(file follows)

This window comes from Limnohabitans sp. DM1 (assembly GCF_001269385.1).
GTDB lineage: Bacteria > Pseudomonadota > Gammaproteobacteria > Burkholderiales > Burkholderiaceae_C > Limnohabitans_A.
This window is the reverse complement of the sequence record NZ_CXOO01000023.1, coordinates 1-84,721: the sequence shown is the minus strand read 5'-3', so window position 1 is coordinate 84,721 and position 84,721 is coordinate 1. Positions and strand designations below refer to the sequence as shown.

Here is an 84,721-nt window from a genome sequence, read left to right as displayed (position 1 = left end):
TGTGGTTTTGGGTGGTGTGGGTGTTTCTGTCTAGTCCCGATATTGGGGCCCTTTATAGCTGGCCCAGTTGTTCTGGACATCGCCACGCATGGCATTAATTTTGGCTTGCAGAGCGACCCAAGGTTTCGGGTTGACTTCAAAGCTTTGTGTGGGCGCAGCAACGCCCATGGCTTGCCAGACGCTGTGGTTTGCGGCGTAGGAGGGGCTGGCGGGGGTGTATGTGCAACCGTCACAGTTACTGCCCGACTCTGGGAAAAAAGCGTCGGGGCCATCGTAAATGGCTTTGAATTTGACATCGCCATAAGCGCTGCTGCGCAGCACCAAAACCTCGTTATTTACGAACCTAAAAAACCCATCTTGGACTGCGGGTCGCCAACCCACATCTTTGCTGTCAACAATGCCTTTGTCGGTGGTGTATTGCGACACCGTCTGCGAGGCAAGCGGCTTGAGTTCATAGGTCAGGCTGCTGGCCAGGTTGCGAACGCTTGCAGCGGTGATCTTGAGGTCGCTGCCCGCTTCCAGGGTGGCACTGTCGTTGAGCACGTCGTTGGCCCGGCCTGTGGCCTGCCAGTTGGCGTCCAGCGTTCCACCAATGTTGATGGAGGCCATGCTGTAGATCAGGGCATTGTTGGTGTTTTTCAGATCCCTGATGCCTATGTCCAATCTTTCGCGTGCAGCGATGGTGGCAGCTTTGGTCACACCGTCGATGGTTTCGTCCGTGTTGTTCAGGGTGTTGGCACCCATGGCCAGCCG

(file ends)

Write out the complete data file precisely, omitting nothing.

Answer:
This window comes from Limnohabitans sp. DM1 (assembly GCF_001269385.1).
GTDB lineage: Bacteria > Pseudomonadota > Gammaproteobacteria > Burkholderiales > Burkholderiaceae_C > Limnohabitans_A.
This window is the reverse complement of the sequence record NZ_CXOO01000023.1, coordinates 1-84,721: the sequence shown is the minus strand read 5'-3', so window position 1 is coordinate 84,721 and position 84,721 is coordinate 1. Positions and strand designations below refer to the sequence as shown.

Here is an 84,721-nt window from a genome sequence, read left to right as displayed (position 1 = left end):
TGTGGTTTTGGGTGGTGTGGGTGTTTCTGTCTAGTCCCGATATTGGGGCCCTTTATAGCTGGCCCAGTTGTTCTGGACATCGCCACGCATGGCATTAATTTTGGCTTGCAGAGCGACCCAAGGTTTCGGGTTGACTTCAAAGCTTTGTGTGGGCGCAGCAACGCCCATGGCTTGCCAGACGCTGTGGTTTGCGGCGTAGGAGGGGCTGGCGGGGGTGTATGTGCAACCGTCACAGTTACTGCCCGACTCTGGGAAAAAAGCGTCGGGGCCATCGTAAATGGCTTTGAATTTGACATCGCCATAAGCGCTGCTGCGCAGCACCAAAACCTCGTTATTTACGAACCTAAAAAACCCATCTTGGACTGCGGGTCGCCAACCCACATCTTTGCTGTCAACAATGCCTTTGTCGGTGGTGTATTGCGACACCGTCTGCGAGGCAAGCGGCTTGAGTTCATAGGTCAGGCTGCTGGCCAGGTTGCGAACGCTTGCAGCGGTGATCTTGAGGTCGCTGCCCGCTTCCAGGGTGGCACTGTCGTTGAGCACGTCGTTGGCCCGGCCTGTGGCCTGCCAGTTGGCGTCCAGCGTTCCACCAATGTTGATGGAGGCCATGCTGTAGATCAGGGCATTGTTGGTGTTTTTCAGATCCCTGATGCCTATGTCCAATCTTTCGCGTGCAGCGATGGTGGCAGCTTTGGTCACACCGTCGATGGTTTCGTCCGTGTTGTTCAGGGTGTTGGCACCCATGGCCAGCCG